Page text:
Purpose: Although observational studies suggested that vitamin D plays a role in autoimmune thyroiditis (AIT), intervention trials yielded inconsistent findings. We therefore conducted a systematic review and a meta-analysis to evaluate the effects of Vitamin D on decreasing autoantibodies in patients with AIT.
Method: We identified all studies that assessed the changes of TPO-Ab and Tg-Ab in patients with AIT under the treatment of vitamin D from PubMed, Embase, The Cochrane Library, Chinese National Knowledge Infrastructure, Wanfang, and VIP Database.
Results: Six randomized controlled trials (RCTs) were included in this systematic review representing a total of 344 patients with AIT. The results showed that Vitamin D supplementation significantly dropped TPO-Ab titers [three studies, random effects standardized mean difference (SMD): -1.11, 95% CI -1.52 to -0.70, P < 0.01] at six months, but not at no more than 3 months [random effects SMD: -0.12, 95% CI: -0.69 to 0.44, P = 0.67]. As compared with control group, participants who received vitamin D supplementation demonstrated significantly lower Tg-Ab [random effects SMD: -0.55, 95% CI: -1.05 to -0.04, P = 0.033]. In addition, no serious adverse effect was reported.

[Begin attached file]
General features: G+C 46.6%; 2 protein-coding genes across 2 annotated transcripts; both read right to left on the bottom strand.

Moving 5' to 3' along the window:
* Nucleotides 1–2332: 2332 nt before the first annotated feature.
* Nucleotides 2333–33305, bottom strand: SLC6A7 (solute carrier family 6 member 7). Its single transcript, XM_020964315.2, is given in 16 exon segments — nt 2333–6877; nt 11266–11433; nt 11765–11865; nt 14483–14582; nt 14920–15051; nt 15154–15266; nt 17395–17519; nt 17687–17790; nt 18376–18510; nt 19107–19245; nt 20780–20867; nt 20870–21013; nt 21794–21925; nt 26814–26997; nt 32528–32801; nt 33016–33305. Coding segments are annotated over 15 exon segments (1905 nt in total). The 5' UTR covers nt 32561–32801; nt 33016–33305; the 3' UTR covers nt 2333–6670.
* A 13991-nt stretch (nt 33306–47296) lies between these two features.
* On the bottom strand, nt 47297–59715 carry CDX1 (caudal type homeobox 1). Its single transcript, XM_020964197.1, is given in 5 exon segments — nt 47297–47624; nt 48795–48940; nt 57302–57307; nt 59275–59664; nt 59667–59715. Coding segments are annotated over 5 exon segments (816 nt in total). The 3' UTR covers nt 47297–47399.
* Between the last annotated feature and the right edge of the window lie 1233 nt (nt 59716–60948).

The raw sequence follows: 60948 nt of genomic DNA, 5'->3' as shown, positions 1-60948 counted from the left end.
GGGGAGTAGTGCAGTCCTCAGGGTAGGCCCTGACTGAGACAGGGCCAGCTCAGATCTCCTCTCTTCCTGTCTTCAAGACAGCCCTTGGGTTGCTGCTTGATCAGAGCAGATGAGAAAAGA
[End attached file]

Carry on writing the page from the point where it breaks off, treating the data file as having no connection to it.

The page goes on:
Conclusions: The current evidence suggests that vitamin D supplementation could decrease serum TPO-Ab and Tg-Ab titers of patients with AIT in the short-term (about six months). More high quality studies are needed to further confirm the effects, especially the long-term effects of Vitamin D supplementation on thyroid autoantibodies levels in the treatment of AIT.